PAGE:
To execute the regex, use the search() method of the String object you are checking, passing the RegExp object you’ve created. This will return -1 if there is no match for the pattern (or the position in the string where the pattern begins).

You can build a custom validator by extending mx.Validators.Validator. Call the super() method from the constructor and override the protected method doValidation(value:Object):Array. The doValidation() method returns an Array of ValidationResult objects. Start by clearing your results Array then call the super class version of the method (super.doValidation()). If the input value object is not null, call it’s search() method providing your RegExp. If it’s not found, call the push() method on the results Array object to add a new ValidationResult object. This should specify the properties isError:Booleantrue if there’s an error, subField:String – the name of the subfield (if any) the error is associated with, errorCode:String – the error code for the problem (eg “notNumber”) and the errorMessage:String – a longer, more descriptive error message (eg “account ids cannot contain letters, they are 7 digits long”).

You can set the required property on a validator to true to ensure that if the field is left blank, it fails validation. You’ll need to call the validate() method directly for this at a point you know the user “should” have entered the data (eg on a submit button click).

Learning Flex – Lesson 13, Implementing Navigation

You could implement navigation of an app purely using states but Flex also has a ViewStack class container which is a collection of other containers, only one of which is visible at a time.

Note that all children of a ViewStack must be containers – a runtime error will be thrown otherwise.

The ViewStack class does not have any inherent capabilities to switch which child is visible. This must be done using other built in tools or by developing your own.

An example of a built in control is the LinkBar. If you set the dataProvider of a LinkBar to the id of a ViewStack, a link will appear for each child displaying the label of the child container.

If you want to do things yourself, the selectedIndex (zero based) property of the ViewStack determines which child is displayed. Alternatively you may use the selectedChild property and provide the id of the child component you wish to display.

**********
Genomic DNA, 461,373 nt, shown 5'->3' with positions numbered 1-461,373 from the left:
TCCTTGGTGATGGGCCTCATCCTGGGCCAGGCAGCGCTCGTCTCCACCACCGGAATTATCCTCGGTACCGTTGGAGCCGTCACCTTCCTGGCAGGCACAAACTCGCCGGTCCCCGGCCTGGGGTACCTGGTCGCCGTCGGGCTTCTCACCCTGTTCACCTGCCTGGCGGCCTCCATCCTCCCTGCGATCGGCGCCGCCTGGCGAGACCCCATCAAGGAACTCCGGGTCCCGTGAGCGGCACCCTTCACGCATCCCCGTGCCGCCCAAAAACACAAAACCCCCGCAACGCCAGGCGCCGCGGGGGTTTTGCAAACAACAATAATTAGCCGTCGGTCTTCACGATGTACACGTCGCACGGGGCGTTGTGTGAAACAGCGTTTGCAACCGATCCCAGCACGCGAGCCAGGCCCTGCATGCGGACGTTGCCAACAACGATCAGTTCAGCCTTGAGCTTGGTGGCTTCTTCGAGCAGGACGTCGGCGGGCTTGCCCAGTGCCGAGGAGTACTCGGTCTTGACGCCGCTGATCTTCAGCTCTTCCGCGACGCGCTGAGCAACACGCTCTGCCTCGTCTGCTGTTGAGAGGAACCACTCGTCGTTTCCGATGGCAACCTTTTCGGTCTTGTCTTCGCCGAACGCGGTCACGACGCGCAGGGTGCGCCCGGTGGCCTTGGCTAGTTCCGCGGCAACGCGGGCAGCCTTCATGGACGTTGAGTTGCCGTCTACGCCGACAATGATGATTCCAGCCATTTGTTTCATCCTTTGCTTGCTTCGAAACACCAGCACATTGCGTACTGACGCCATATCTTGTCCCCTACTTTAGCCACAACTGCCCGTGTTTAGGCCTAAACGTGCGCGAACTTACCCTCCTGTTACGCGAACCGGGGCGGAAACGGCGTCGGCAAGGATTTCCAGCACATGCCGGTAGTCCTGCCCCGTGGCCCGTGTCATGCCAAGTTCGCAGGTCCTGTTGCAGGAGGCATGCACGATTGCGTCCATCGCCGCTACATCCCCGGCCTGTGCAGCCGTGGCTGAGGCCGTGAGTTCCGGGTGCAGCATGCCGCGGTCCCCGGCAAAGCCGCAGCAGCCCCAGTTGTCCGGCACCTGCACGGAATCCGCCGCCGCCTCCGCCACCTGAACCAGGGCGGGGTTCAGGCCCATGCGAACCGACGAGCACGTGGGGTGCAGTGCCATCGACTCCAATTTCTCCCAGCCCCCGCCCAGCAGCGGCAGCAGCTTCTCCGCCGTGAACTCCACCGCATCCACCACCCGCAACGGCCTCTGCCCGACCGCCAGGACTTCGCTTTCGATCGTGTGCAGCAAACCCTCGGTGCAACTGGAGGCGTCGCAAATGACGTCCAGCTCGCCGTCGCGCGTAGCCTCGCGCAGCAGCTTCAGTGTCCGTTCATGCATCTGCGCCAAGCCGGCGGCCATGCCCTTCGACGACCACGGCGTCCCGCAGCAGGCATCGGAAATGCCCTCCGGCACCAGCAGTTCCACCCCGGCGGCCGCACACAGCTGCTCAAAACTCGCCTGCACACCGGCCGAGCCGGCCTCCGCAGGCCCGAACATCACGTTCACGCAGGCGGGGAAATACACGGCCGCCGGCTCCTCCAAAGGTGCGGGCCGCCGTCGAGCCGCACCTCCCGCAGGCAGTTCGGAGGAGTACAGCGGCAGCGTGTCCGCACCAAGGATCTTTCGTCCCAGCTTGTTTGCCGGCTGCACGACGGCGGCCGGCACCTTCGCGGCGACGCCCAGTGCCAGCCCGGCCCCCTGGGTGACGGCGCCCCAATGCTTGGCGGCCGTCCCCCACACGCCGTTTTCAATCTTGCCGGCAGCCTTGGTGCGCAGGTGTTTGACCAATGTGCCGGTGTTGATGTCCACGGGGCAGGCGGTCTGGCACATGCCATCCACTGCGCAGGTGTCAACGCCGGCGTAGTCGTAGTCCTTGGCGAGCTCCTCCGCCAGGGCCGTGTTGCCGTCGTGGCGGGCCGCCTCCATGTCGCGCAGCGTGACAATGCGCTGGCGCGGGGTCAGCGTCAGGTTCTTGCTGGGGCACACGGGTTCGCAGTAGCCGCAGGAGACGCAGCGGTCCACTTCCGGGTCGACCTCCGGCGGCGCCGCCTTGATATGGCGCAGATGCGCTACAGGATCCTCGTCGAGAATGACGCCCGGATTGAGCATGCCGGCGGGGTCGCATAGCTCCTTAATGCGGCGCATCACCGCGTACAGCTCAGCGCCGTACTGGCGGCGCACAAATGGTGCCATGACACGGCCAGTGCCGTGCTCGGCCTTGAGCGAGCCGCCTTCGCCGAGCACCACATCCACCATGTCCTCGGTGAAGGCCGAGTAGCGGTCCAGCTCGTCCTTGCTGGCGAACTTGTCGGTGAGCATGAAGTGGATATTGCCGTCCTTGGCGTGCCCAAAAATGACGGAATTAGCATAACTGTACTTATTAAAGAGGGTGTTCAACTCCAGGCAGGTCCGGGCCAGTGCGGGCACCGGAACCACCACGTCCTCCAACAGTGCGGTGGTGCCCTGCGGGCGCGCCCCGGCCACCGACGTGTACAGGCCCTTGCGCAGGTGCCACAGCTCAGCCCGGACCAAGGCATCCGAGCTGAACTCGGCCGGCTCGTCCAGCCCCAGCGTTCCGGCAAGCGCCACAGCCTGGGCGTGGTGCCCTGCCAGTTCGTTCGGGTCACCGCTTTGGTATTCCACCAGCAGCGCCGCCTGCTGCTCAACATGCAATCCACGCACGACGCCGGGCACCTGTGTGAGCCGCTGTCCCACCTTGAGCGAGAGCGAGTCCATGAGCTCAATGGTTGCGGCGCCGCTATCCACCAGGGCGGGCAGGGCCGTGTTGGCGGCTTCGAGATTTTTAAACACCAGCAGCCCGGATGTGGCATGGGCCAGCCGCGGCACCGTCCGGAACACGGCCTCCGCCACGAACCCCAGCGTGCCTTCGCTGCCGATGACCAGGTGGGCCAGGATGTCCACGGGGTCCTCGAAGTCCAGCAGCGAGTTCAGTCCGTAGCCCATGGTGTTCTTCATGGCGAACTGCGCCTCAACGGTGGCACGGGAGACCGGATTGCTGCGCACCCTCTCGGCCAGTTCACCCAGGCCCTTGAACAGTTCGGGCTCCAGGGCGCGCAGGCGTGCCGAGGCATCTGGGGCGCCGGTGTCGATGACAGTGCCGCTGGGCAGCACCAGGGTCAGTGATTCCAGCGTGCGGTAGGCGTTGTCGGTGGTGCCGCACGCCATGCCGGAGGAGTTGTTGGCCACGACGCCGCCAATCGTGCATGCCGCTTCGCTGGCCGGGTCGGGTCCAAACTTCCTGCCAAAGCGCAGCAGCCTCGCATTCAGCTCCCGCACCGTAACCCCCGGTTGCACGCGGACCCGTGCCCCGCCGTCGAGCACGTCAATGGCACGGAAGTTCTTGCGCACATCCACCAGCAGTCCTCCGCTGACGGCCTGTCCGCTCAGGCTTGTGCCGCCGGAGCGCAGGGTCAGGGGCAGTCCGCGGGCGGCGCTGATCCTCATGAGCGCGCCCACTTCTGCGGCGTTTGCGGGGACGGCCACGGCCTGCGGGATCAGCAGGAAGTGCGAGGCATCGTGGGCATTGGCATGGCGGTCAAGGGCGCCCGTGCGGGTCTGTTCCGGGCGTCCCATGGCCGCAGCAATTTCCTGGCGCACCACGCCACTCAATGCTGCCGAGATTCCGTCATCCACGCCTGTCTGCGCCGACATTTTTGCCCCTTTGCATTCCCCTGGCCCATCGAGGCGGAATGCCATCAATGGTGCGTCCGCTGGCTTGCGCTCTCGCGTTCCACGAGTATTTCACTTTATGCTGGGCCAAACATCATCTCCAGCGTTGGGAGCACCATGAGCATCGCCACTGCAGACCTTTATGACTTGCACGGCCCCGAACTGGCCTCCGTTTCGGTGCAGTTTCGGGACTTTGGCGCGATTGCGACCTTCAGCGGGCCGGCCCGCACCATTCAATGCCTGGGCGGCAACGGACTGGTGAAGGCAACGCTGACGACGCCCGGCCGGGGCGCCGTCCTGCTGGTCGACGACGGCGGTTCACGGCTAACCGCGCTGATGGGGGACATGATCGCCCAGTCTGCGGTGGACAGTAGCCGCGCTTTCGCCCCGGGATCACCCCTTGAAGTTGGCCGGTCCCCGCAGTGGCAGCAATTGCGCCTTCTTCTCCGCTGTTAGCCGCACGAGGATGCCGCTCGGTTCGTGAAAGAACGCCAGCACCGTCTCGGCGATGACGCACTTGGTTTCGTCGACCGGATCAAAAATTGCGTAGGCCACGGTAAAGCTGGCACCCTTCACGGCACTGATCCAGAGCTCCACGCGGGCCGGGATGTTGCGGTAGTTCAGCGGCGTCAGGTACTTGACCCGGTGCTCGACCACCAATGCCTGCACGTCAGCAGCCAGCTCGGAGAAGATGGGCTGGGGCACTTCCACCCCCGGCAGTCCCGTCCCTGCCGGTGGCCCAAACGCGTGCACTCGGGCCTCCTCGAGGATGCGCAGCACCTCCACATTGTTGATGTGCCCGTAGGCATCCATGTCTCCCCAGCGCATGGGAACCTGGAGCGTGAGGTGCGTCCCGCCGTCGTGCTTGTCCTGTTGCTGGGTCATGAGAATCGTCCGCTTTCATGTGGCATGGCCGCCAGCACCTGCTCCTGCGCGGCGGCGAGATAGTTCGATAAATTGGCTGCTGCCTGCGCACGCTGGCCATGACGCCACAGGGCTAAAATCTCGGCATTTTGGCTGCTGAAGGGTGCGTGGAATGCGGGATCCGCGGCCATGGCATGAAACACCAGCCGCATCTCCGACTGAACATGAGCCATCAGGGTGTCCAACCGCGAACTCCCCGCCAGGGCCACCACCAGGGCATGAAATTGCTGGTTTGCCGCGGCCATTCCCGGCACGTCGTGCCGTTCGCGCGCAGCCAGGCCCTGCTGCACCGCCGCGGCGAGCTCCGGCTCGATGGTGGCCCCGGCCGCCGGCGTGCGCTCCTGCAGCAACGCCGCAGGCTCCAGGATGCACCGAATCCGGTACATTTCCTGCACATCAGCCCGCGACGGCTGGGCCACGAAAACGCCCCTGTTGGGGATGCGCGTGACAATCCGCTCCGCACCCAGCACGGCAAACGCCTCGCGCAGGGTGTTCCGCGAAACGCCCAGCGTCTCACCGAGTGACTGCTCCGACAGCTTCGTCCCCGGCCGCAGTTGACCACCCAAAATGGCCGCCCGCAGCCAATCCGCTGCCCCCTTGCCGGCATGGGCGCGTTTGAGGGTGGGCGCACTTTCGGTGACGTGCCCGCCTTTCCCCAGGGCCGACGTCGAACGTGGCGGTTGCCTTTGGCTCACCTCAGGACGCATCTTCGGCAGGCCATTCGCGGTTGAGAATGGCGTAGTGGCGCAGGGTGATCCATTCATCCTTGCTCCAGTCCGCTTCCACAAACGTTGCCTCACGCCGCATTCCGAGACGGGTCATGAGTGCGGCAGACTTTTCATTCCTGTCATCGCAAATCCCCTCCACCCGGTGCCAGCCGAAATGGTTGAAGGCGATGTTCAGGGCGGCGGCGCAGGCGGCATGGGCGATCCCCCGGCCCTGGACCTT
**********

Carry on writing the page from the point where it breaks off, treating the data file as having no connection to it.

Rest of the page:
The TabNavigator is an extension of ViewStack which builds tabs for each child container and uses the label property of the child to determine what to display in each tab. Clicking on a tab will display the relevant child.

By default, the first child of a ViewStack is displayed. Deferred instantiation (or lazy loading) means that the other children are not created until they are needed. This is important to note if other components reference values in a ViewStack child. You could avoid this by setting creationPolicy="all" on the ViewStack but this would be a bad idea as it eliminates the efficiency gains of the deferred instantiation process. It’s better to avoid links to child view values or disable the component requiring the data until the child view is visible.

Date Components

Flex has a DateChooser component which presents a calendar to the user who can then choose a day, month and year. The selectedDate property stores the chosen value in a Date object.

An alternative is the DateField component which looks like a text box with a calendar icon beside it. The user can click the icon to get a calendar or enter the date directly in the field. The date chosen is also stored in a selectedDate property.

Note that when accessing Date objects, the month value is zero indexed (ie 0=Jan, 11=Dec).

Augmented reality via FLART, FLARM

There’s been plenty of Augmented Reality examples about lately (see this and this for instance). A lot have been done using FLART which is a port of of an AR library by a Japanese guy with the moniker Saqoosha fortunately, others like Mikko Haapoja have done a lot of work to figure out how to use it. After starting to read up on this, I discovered the work of Eric Socolofsky working as Transmote who has developed a really nice wrapper for FLART, the FLARManager.Not only that, but he’s got some really nice examples you can download and explanations of what’s going on.

There are various parameters you can tweak when using FLARM so one of the first things I’ve done is to play with one of his example files to create an app to allow you to change them all on the fly and see what effect they have. Here’s a picture of it in action:

tuning FLARM

tuning FLARM

The circle shows the marker has been recognized, the two values in the top left corner are the current frame rate and the confidence the app has in the marker.

So far, I haven’t been able to make anything dramatically better than the defaults he provides but I have found that pushing the Adaptive Threshold bias (especially in the wrong direction) or setting blurring more than about 2 seems to be a bad idea. I have an older PC (circa 2003) that I think will really struggle with this based on the sort of frame rates I saw with the GE app running on it so I plan to try this out on that and with different lighting conditions to see if I can learn anything useful from that.